Over the past five years, a research project has identified several ways of reducing acrylamide in foods. The project is a collaboration between the National Food Institute and the Department of Systems Biology at the Technical University of Denmark, the Faculty of Life Sciences at the University of Copenhagen and five Danish food companies.

Tests With Processing Conditions

Acrylamide is a chemical formed when frying, baking or grilling carbohydrate-rich foods at temperatures above 120C. Acrylamide is thus found in a number of foods, such as bread, crisps, French fries and biscuits.

In addition to the heating temperature, tests carried out during the project also show that factors such as time of processing, pH, water content, water activity and the content of the amino acid asparagine and sugar in the raw ingredients influence the formation of acrylamide. For example, the longer the cooking time and the lower the water content, the higher the acrylamide content in the heat-processed food.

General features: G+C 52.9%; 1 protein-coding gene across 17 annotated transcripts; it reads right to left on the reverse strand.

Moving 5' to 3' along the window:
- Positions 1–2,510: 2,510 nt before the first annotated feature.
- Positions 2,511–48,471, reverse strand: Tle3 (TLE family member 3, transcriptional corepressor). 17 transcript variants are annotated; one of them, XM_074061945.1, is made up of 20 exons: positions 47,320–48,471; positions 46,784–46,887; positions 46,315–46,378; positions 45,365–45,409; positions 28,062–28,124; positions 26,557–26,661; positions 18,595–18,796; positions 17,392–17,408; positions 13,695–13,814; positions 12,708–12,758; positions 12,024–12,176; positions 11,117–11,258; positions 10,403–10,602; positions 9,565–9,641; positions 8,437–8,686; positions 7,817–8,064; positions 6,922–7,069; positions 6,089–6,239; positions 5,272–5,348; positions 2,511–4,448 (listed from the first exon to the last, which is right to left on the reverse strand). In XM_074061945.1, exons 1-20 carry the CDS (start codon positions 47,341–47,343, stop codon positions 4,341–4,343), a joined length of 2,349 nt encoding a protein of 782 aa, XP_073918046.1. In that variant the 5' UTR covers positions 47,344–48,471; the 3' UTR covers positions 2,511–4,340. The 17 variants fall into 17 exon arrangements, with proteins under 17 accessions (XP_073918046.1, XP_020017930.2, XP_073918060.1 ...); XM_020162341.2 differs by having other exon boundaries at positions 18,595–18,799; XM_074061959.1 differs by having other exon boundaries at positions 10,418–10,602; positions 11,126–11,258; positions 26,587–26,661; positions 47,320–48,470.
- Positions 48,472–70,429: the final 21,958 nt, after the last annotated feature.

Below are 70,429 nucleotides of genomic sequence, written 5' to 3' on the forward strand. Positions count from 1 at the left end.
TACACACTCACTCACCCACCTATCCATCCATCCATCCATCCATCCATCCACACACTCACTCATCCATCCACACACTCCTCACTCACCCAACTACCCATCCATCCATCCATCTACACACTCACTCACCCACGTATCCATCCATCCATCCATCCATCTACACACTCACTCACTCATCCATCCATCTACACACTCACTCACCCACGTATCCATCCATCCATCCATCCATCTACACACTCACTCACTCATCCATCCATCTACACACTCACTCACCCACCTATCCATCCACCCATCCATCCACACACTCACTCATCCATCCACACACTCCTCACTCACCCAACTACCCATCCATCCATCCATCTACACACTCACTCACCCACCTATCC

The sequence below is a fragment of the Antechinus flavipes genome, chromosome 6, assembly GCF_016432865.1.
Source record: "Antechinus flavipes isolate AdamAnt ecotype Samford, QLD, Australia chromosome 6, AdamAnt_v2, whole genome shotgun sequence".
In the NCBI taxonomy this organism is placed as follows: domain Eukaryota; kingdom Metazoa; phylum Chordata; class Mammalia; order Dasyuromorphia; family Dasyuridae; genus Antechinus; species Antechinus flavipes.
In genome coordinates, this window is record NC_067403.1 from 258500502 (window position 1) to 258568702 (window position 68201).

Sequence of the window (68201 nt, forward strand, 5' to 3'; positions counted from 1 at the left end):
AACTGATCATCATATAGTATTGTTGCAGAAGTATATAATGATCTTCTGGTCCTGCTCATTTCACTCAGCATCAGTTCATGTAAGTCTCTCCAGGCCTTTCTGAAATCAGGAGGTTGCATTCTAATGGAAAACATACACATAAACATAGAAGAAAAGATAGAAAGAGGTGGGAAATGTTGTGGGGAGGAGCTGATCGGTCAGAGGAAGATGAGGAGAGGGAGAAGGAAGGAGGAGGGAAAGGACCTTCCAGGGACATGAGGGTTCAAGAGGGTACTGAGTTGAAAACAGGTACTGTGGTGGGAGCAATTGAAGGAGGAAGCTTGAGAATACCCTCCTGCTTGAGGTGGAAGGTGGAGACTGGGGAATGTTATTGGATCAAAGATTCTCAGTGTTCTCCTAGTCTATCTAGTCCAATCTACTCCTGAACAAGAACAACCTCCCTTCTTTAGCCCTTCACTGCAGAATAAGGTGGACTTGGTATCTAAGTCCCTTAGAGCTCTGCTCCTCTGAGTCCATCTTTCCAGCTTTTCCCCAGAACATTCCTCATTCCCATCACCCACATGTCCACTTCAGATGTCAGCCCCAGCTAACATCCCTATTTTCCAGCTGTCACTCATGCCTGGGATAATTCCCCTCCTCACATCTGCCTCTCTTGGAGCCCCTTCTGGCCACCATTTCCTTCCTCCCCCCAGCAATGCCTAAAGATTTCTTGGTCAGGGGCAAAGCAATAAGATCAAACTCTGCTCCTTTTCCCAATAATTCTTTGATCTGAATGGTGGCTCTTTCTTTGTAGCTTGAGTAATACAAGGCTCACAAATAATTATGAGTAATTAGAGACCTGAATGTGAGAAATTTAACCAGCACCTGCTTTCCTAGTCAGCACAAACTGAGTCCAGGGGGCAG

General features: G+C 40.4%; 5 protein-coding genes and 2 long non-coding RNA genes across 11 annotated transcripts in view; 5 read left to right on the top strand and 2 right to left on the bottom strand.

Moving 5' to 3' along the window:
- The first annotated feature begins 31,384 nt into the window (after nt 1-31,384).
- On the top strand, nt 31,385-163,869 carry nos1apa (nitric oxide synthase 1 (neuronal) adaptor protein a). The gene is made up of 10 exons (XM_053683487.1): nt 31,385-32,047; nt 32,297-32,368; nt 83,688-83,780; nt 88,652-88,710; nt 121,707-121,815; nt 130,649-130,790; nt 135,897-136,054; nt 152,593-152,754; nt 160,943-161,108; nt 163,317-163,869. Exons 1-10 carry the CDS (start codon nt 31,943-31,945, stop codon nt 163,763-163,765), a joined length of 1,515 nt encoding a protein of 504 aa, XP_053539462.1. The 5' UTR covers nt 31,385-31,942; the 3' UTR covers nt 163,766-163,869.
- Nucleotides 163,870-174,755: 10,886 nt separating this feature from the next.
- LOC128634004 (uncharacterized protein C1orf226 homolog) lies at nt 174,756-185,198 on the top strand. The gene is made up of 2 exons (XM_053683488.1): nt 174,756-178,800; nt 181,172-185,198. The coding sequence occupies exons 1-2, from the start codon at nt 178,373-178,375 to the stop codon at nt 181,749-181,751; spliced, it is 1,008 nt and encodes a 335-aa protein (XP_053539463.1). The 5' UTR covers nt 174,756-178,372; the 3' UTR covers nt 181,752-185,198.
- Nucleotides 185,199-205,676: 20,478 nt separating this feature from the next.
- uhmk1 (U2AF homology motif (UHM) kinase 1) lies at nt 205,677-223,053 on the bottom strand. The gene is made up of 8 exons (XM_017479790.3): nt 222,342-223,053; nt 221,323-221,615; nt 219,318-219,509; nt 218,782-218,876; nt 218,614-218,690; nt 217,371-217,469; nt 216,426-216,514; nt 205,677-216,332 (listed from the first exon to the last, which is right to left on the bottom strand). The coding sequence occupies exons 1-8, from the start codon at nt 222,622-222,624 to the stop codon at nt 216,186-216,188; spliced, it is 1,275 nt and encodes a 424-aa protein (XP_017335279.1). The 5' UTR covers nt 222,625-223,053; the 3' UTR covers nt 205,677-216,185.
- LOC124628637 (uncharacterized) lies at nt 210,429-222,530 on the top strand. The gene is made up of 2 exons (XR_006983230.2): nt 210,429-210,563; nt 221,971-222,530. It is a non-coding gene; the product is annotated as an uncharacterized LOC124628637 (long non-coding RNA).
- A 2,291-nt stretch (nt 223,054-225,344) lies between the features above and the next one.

"By changing and optimising these factors when producing foods, the acrylamide content of many different types of products can be reduced considerably," says Kit Granby

Tests With Antioxidants

The collaborative project also included a PhD research project which tested the addition of different antioxidants.

The addition of rosemary to dough prior to baking a portion of wheat buns at 225C reduced the acrylamide content by up to 60 per cent. Even rosemary in small quantities in one per cent of the dough was enough to reduce the acrylamide content significantly.

Flavonoids are another type of antioxidant found, among other things, in vegetables, chocolate and tea. Tests also showed that the addition of the flavonoids epicatechin and epigallocatechin from green tea considerably reduced the acrylamide content.

"Antioxidants are substances which inhibit the formation of free radicals in the food and eliminate free radicals in the body. Our tests indicate that free radicals are formed when cooking and potentially increasing the acrylamide content in certain foods," explains Rikke Vingborg Hedegaard, PhD at the National Food Institute, Technical University of Denmark, who is responsible for the PhD project.

"However, the findings do not show a general association between antioxidants and reducing acrylamide in foods. The tests indicate that different antioxidants do not have the same effect on the formation of acrylamide, and that it is important how antioxidants are added to a product to have an effect on the acrylamide content," adds Rikke Vingborg Hedegaard.